22 Sep 2006 - 14 Jan 2007
22/09/2006 - 14/01/2007
The presentation of the Collection of this year reflects the main lines the Museum has followed throughout these last ten years and sets out to review predominant models in the narration of modern art in the second half of the 20th century. This is one of the Collection's most comprehensive presentations as it incorporates a new exhibition space, the recently refurbished Capella MACBA, and also perhaps one of the most complex, as the new acquisitions serve to indicate possible differing itineraries and readings, both continued and discontinued, of the direction taken by contemporary art from the end of the nineteen-fifties to the present time. The principal theme of the tour is the centrality of a visual paradigm in the conception of modern art contrasted with a notion of theatricality as its antithesis.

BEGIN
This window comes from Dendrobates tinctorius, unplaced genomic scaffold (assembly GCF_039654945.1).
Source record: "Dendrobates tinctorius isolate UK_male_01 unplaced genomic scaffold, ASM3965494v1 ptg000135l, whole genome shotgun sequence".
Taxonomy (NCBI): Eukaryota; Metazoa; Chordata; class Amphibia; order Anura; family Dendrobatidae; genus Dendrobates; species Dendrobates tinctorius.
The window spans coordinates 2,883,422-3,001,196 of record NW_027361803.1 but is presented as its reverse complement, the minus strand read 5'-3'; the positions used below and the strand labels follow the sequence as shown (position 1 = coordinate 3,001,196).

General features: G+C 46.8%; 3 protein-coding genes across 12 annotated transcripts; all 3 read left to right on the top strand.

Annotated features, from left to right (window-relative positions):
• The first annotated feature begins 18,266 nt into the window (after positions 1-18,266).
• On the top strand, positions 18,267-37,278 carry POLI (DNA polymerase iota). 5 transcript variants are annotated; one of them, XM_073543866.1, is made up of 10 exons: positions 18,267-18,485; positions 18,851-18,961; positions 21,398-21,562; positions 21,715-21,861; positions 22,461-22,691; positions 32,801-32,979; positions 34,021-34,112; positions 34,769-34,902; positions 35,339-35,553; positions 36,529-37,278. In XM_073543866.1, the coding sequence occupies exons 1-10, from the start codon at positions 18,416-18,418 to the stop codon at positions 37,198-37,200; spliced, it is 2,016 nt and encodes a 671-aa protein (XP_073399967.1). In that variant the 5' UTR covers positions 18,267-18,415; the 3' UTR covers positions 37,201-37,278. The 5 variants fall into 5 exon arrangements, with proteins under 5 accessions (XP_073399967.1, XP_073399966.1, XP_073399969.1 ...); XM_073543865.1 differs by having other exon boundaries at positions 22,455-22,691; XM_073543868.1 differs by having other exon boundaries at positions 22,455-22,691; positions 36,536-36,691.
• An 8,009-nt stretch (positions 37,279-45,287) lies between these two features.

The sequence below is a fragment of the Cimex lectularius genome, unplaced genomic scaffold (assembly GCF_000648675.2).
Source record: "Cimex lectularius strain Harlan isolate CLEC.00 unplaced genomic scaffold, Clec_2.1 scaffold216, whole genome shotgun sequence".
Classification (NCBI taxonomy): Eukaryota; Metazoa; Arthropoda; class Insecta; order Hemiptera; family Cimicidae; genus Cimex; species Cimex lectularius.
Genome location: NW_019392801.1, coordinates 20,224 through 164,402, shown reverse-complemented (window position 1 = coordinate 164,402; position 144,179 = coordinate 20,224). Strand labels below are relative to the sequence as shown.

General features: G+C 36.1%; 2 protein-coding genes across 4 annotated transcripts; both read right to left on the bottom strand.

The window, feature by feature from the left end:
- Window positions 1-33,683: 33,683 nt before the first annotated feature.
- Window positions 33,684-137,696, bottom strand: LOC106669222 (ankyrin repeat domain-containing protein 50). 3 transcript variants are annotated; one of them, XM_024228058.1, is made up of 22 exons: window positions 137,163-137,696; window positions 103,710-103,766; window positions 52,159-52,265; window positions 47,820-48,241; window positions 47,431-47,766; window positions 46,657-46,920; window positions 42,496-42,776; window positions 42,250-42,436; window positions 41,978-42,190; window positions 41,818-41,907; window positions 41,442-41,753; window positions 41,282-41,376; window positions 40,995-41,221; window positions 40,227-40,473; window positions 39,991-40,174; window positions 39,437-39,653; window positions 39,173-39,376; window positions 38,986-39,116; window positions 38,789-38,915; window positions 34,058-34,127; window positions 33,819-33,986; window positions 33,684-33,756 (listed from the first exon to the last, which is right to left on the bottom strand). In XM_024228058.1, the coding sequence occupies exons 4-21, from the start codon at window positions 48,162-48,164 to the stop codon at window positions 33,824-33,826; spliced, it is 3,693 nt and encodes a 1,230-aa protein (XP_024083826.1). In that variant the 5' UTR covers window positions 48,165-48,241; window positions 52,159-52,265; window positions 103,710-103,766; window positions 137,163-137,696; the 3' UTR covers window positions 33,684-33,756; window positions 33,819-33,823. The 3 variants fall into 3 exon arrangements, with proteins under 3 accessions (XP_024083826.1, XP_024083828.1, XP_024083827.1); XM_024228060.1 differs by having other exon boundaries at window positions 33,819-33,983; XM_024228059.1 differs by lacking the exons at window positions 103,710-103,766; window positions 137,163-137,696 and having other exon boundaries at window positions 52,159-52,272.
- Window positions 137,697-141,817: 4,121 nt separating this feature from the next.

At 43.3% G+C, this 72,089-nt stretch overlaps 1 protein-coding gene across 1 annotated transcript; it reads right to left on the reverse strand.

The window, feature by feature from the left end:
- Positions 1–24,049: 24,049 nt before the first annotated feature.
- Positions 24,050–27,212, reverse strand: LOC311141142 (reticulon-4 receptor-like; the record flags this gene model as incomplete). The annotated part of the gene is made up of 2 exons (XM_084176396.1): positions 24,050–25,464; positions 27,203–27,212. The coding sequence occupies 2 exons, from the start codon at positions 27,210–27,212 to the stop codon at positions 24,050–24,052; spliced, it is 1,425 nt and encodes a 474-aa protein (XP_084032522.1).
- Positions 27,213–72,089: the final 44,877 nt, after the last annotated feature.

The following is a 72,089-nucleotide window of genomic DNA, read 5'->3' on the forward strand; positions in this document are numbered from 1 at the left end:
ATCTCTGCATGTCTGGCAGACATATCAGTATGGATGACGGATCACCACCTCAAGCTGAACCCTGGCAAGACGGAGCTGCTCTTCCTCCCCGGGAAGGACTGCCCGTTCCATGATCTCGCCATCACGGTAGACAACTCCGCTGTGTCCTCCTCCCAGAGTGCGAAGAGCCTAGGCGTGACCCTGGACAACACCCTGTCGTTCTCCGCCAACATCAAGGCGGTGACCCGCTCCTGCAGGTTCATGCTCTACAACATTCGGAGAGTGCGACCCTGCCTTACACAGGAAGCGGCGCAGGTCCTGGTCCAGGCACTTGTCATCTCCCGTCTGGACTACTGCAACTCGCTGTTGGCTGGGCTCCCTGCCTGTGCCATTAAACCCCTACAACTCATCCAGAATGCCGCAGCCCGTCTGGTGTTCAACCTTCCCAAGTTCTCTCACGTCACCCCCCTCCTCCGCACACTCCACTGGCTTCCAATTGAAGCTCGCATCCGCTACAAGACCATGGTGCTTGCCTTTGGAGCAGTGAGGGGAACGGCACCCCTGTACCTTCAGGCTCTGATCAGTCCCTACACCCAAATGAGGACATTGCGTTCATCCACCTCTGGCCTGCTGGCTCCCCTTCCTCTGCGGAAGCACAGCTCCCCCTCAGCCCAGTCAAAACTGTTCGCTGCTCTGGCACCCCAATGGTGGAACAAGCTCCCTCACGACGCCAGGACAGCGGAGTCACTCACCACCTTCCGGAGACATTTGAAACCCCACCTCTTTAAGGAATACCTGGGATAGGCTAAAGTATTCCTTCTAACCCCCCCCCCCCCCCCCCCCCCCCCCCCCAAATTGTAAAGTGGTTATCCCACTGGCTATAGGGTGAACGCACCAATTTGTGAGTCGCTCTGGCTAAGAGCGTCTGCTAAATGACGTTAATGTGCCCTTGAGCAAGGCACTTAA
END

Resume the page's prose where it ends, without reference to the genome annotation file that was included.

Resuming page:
The Collection begins chronologically in the Capella MACBA, with works that arise in the context of post-war Europe, a traumatic time of reconstruction immediately following the Second World War. The questions the selected works pose will mark the different lines the Collection displays in works from throughout the subsequent decades. These questions, which without confusing intensities are still valid today, are developed on the basis of the response to the function that art must assume in different historical contexts. The binding nucleus of this first space is a notion of modernity based on an independent, Universalist conception of vision, theorised by leading critics of the 20th century's last modern art, such as Clement Greenberg and Michael Fried. This notion of visual perception is communicated during this period through a legitimation of notions of pictorial abstraction in which the absence of referenciality is identified with the idea of an absolute vision in which viewers are absorbed in a pure, visual experience, to a certain extent disembodied, that brings about an annulment of their specific physical material conditions. This aspect is shown in the Collection through works by Antoni Tàpies, Lucio Fontana, Philip Guston and Cy Twombly. In contrast to this pictorial tendency is another of a more geometrical style with the work of artists who may be considered forerunners to the opening up of space as a form of relation, such as Alexander Calder and, in particular, those artists with links to constructivism like Néstor Basteiretxea, whose film Operation H about the Huarte family and Pablo Palazuelo is included in the exhibition.